Are you a boomer traveler who enjoys visiting World Heritage Sites? Did you know that Chichen Itza in Mexico has recently been named to the list? In today’s guest post, Elaine Masters of Trip Wellness takes us on a Chichen Itza road trip.
There was a sweet, warm breeze flowing over the deck on our ferry ride from Cozumel to Playa del Carmen. I watched the island slip away after four days spent diving through clouds of bright fish, caves and turquoise waters. The half hour ride took us closer to the Yucatan jungle with its underground rivers, cenotes, and the ancient trade site of Tulum. The southern end of the Mexican Riviera is also dotted with modern resorts and the tourist diversions of Xcaret and Xplor, but I wanted the treasure buried deep in the jungle, the new World Heritage Site of Chichen Itza.
My partner and I planned two days exploring the ruins by driving and then flying home from Cancun. Within an hour along a nearly deserted road, we passed the entrance to the ruins of Copa. This lesser known park is a worthy site to visit but it was the hottest time of day and we decided to keep going.
Soon we were cruising through modest suburbs of small houses and stores. They gave way to the colonial neighborhoods of Valladolid. The historical city was the site of a bloody battle at the turn of the last century when the Maya rose up against the wealthy landowners. Today the graceful town square is surrounded by Spanish style banks, restaurants, shops and hotels.
Soon we saw signs to our lodging at Hacienda Chichen. It rests in a small hotel zone just steps from the southeast entrance to the archaeological site. We passed the Villa Archaeologico, which hosts a small Club Med, and the larger Mayaland hotel, then turned into our hotel driveway and time stopped.
Down a graceful, tree lined lane, we rode up to the wide stairway portico of the hacienda. A noble and ancient Laurel tree stretched its long limbs over the road. As we stepped out of the car, jungle sounds filtered through the late afternoon shade. The metallic call of cicadas heralded more dry weather to come, the Mayan concierge told us.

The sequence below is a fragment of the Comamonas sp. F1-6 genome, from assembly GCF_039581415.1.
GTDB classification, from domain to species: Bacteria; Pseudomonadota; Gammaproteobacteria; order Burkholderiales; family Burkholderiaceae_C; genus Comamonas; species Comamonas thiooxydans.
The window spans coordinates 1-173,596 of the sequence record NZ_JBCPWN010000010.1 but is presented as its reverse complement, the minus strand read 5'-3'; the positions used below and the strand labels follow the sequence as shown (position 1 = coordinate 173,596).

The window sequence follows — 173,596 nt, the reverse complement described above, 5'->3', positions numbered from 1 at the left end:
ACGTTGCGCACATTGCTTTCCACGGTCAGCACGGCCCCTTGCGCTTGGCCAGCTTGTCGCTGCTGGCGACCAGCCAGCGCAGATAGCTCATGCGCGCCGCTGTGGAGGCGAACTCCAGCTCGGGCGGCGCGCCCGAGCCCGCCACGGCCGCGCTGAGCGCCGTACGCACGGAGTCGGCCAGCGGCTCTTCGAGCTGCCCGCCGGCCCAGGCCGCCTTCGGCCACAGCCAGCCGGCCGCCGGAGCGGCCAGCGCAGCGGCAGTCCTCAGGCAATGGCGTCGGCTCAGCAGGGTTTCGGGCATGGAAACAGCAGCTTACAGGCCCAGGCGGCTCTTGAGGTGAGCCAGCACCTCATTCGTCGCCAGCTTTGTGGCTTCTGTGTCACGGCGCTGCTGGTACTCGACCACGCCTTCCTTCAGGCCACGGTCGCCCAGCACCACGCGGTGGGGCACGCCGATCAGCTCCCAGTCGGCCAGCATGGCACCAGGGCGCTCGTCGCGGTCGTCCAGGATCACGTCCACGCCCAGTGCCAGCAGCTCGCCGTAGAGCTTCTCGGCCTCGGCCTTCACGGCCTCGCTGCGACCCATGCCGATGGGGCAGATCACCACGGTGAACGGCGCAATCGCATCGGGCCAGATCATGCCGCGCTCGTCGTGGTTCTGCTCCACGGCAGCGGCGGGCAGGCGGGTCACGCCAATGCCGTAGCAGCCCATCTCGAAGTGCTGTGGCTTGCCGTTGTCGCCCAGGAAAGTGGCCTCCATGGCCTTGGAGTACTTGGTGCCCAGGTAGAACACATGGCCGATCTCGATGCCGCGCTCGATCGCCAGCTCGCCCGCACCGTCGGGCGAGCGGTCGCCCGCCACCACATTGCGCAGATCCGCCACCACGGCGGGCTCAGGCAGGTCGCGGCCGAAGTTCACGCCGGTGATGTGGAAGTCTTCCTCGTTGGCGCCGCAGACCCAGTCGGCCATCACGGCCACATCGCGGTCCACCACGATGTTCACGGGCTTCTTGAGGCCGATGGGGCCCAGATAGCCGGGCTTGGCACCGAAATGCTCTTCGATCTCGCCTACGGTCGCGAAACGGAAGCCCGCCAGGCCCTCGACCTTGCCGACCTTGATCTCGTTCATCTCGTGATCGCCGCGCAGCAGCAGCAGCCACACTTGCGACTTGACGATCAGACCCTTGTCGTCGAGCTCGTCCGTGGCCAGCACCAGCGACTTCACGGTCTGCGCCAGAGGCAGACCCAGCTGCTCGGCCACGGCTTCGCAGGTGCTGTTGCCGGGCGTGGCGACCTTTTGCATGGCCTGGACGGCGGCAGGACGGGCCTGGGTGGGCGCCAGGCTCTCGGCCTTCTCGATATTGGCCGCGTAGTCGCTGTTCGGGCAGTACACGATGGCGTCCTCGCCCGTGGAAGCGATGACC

Our standard room was graciously appointed with wrought iron bed frames and mirrors. Dark beams were set into the arched ceiling. Outside on the veranda, two rocking chairs waited; but we quickly unpacked and slipped into the pool—a slab of cool, deep blue—simple and minimalist.
The hotel is committed to sustainable tourism and eco-friendly practices. Laid out over 300 acres, the current owners also foster the welfare of the community and children nearby with lessons in the village and a staff that is 99% Maya. A Mayan Medicine Herbal Path was cleared by the J-Men Asuncion and Idelfonso (Maya Elder Healers and Shamans) to identify and teach the healing properties of indigenous herbs and plants on the property. We found that the Yaxskin Spa had a couple’s special and enjoyed a Mayan ritual massage with local fragrant herbs.
The next morning, we enjoyed a delicious breakfast on the Hacienda veranda and then walked about five minutes to the formal entrance to Chichen Itza. At the ticket booth we hired a certified guide who spent hours walking us through the history, palaces, temples and educating us about the people who had built the stone buildings over centuries. I was so happy to have brought an umbrella for shade as hats provided poor protection from the intense heat.
That evening we returned for the nightly light show at the base of the pyramid of Kukulkan, the tallest construction at the site. While it was a beautiful spectacle, made more so for the full moon that rose as we watched, the narration was entirely in Spanish so we couldn’t enjoy the dramatic stories.
We walked back by a stone path and stopped at the Mayaland hotel for a drink. It was a large western style set of buildings and gardens. While beautifully laid out, we were very glad to return to the more petite, historical grace of Hacienda Chichen.
The next morning, we left via the sleek toll road to Cancun. While I was sorry to leave the gentle Mayan people and re-enter modern life, I’m determined to return for a longer exploration of the many delights within the Yucatan region.
Elaine J. Masters is a travel write, blogger on Trip Wellness and the award-winning author of Drivetime Yoga and Flytime Yoga. When she’s not scuba diving through kelp forests in Southern California or exploring tropical waters, she speaks and teaches travelers to lower their stress, avoid pain and get where they’re going feeling great. Elaine hosts the popular podcast, the Gathering Road, on the Women’s Radio Network and is building a community of travelers in San Diego with Travel Well meetups monthly. Join her on Facebook and Twitter: @tripwellness
Elaine J. Masters is a travel write, blogger on Trip Wellness and the award-winning author of Drivetime Yoga and Flytime Yoga. When she’s not scuba diving through kelp forests in Southern California or exploring tropical waters, she speaks and teaches travelers to lower their stress, avoid pain and get where they’re going feeling great.